In June 2013 a friend of mine was having a wander around Eckington Churchyard when he came across the grave and memorial of Alfred Williamson whilst trying to rescue children from a frozen pond in March 1895  

The tragedy occurred on the evening of Saturday 16th March 1895 and was reported the following Monday (18th March 1895)

A report two days later added further information on the tragedy

The Sheffield and Rotherham Independent carried this report of the funeral at Eckington Cemetery that was held on Tuesday 19th March 1895. From the report it must have been one of the largest funerals that had ever occurred in Eckington. It is also interesting to note that the funeral of the three children took place at the relatively late hour of four o'clock in the afternoon, and Alfred's coffin did not arrive until ten minutes to six. I am unsure why the funerals took place at this late hour but can only speculate that it enabled all the children in the village to attend after school. And adults after finishing the working day. The short period between death and interment was the norm.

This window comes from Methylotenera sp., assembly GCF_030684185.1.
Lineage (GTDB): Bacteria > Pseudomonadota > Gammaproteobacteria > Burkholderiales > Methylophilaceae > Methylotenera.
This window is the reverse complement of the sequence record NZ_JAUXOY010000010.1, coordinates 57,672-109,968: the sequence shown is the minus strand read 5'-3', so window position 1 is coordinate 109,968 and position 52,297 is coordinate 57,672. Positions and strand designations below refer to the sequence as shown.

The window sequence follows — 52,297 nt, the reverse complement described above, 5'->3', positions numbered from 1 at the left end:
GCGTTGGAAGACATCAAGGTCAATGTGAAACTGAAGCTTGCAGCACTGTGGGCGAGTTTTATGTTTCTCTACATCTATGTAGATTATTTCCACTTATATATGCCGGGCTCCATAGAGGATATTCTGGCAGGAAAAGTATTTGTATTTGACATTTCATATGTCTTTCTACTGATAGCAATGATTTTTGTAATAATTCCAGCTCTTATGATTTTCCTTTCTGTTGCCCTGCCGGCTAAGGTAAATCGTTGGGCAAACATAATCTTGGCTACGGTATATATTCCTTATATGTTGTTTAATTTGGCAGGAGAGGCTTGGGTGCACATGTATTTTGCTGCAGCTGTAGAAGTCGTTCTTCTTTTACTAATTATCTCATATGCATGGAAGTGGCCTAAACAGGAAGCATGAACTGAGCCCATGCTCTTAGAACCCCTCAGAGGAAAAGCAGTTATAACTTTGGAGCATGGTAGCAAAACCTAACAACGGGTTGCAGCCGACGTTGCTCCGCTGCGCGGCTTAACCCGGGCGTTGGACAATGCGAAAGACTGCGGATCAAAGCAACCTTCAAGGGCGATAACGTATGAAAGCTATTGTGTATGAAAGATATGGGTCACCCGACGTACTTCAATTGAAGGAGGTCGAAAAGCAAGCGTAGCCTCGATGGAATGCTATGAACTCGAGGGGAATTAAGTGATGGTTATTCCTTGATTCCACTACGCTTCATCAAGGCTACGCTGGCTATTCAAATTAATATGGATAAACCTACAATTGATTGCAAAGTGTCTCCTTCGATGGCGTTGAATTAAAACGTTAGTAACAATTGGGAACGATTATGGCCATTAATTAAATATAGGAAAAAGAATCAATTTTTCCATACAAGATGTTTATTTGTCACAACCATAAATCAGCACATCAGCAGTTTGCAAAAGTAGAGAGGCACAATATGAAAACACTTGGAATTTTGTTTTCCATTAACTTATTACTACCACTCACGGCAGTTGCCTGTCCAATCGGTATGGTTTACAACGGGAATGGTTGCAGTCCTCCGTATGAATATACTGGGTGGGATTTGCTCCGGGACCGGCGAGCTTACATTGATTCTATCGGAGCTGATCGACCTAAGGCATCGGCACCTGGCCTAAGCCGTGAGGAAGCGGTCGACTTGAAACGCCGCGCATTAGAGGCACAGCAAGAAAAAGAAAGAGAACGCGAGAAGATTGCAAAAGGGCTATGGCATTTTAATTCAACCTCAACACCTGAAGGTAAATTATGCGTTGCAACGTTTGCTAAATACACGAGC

20th March 1895

The inquest was resumed on Friday 22nd March 1985 and the verdict was the expected one "Death by Misadventure." No blame was attached to anyone although it was noted that fencing and notices warning people of the dangers were broken down. But it is highly unlikely that even if fences and notices had been erected there would not have been a tragedy

23th March 1895.

Alfred Williamsonís gravestone was erected by the Enginemenís and Firemenís Association of Plumbley Colliery and Friends in Eckington and Mosborough but the families of the the three children could not afford a memorial and so the graves were unmarked for many years. However I believe that there are now plain white crosses marking each grave which is how it should be.


The Sheffield and Rotherham Independent dated 20th and 23rd March 1895

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